Creating a Sustainability Centric Organisation 

As more and more organisations declare their ambition and commitment to sustainability, we consider the drivers behind this seismic shift in attitude and some of the key enablers to success.

What is driving sustainability momentum in the market?

Stakeholder awareness, internally from employees, externally by customers and clients but also society at large means that an organisation’s brand is at stake. Those organisations that are more sustainable tend to attract, retain and engage their employees more effectively and foster greater innovation.

Investor sentiment has demonstrated that those organisations that have sustainability at their core, embedded in their values and purpose tend to perform better than their peers and avail of a lower cost of and better access to capital. This is a trend that is likely to increase.

The risk landscape has changed. This is not simply a risk to physical assets from climate change. We are facing enhanced societal and economic risk, giving rise to greater emphasis on the social and governance elements of ESG. Reputational risk is also a core component of sustainability as organisations that rely on public opinion for investment, custom and talent, want to be seen to do the right thing.

Regulation is acting as an accelerator. There have been over 400 regulatory and policy changes since 2015 related to sustainability and climate change. The financial sector in particular is grappling with a wave of new regulation designed to prescribe the management of ESG risks and to promote sustainable finance. In the corporate world, European Union Corporate Sustainability Reporting Directive (CSRD) will impact up to 60, 000 firms and will require enhanced reporting which must be independently assured.

How are firms responding to these demands?

All sectors of industry are being impacted by the demand for more sustainable practices, and most firms have embarked on a journey to transform their business model to one which will both withstand the risks its faces, and also have a meaningful impact on the climate and society. These are the goals – to build a sustainable business, and to support society and local communities to thrive and ultimately to prevent causing further damage to the climate and the sustainability of the planet. Each of these goals can be achieved in isolation, but only when they are combined into one strategy will we see a meaningful impact.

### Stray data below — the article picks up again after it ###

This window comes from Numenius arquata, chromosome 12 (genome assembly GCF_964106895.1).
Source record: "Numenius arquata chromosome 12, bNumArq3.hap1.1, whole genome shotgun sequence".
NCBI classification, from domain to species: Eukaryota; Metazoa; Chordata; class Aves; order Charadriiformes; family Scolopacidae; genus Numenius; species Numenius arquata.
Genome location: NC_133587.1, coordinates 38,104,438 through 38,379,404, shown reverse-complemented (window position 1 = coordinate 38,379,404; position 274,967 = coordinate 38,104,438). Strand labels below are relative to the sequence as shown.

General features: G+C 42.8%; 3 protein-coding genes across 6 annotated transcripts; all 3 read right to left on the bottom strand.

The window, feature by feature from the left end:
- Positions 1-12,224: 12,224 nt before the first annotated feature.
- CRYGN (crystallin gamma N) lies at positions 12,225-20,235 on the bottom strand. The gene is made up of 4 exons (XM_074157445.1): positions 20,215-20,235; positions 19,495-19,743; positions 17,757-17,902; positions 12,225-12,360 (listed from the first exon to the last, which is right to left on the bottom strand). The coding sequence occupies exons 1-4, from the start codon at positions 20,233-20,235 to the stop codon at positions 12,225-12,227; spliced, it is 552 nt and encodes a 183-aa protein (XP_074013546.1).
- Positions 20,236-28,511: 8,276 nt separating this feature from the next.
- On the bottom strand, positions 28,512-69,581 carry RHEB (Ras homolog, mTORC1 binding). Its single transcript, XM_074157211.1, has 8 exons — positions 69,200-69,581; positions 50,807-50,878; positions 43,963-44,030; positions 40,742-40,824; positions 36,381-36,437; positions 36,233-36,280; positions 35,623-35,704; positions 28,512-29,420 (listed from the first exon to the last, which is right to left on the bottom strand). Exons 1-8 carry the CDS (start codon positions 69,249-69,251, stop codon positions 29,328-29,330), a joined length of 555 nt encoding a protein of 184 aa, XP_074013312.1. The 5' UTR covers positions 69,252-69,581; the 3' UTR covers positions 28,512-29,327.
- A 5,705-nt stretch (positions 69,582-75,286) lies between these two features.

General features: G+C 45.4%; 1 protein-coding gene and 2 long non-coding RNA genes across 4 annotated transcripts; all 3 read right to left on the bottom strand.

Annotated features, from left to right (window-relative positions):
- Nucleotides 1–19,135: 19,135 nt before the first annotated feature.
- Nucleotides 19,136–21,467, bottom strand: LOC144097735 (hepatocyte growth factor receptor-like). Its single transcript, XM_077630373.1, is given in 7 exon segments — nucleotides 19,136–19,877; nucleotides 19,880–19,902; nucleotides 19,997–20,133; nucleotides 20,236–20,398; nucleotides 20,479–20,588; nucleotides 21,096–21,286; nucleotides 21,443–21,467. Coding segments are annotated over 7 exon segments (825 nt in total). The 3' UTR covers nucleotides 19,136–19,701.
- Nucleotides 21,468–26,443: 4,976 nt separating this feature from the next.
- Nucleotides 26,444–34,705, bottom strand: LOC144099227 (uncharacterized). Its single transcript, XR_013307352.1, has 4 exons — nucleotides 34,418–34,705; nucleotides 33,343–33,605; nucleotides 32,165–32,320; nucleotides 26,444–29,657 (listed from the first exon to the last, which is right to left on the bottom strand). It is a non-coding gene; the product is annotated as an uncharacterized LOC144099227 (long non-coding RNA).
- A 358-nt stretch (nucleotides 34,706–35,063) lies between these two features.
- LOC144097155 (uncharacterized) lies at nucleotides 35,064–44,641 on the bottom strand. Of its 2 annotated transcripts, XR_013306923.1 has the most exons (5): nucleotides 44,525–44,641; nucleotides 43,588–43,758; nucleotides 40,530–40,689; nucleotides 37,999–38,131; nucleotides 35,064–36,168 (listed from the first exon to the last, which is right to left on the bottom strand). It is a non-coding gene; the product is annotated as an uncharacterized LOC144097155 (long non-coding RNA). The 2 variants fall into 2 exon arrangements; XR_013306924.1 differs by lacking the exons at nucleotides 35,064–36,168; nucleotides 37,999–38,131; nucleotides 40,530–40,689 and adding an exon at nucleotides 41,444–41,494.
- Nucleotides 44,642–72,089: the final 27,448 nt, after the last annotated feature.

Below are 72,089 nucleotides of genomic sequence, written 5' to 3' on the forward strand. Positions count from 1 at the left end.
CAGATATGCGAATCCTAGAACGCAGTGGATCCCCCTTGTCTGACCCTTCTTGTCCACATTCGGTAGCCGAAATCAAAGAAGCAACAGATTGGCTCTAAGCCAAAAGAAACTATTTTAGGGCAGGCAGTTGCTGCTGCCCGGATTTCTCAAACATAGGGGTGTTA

In practice for firms, this means setting a strategy and tone from the top, implementing a robust governance framework, revising the product offering, enhancing risk management capabilities, educating the workforce and making responsible decisions in all aspects of its operations. Over time, these activities will lead to a culture of sustainability within those firms.

Collaboration is key

Already, leading firms are pushing ahead with sustainability driving initiatives, building capabilities and teams, seeking expert support, and preparing to meet regulatory requirements. It is imperative that firms look inwards initially to get their own house in order, but the true impact of these efforts will not be realised until organisations collaborate. Governments and public sector agencies will need to collaborate with the private sector, firms within a sector, such as banking, will need to collaborate with each other, all sectors will need to collaborate with academics, climate scientists, innovators and technologists to really make a long lasting impact. No one firm can turn the dial on climate and societal change by themselves. They can lead by example, but they must bring others on the journey with them. That is the only way that this will work.


If you would like to discuss further, please contact
Laura Wadding, Sustainability Lead Partner, Deloitte Ireland
Marc Aboud, Sustainability Director, Deloitte Ireland


This article first appeared in the B&F Digital Sustainability Supplement on 30 September 2021. 

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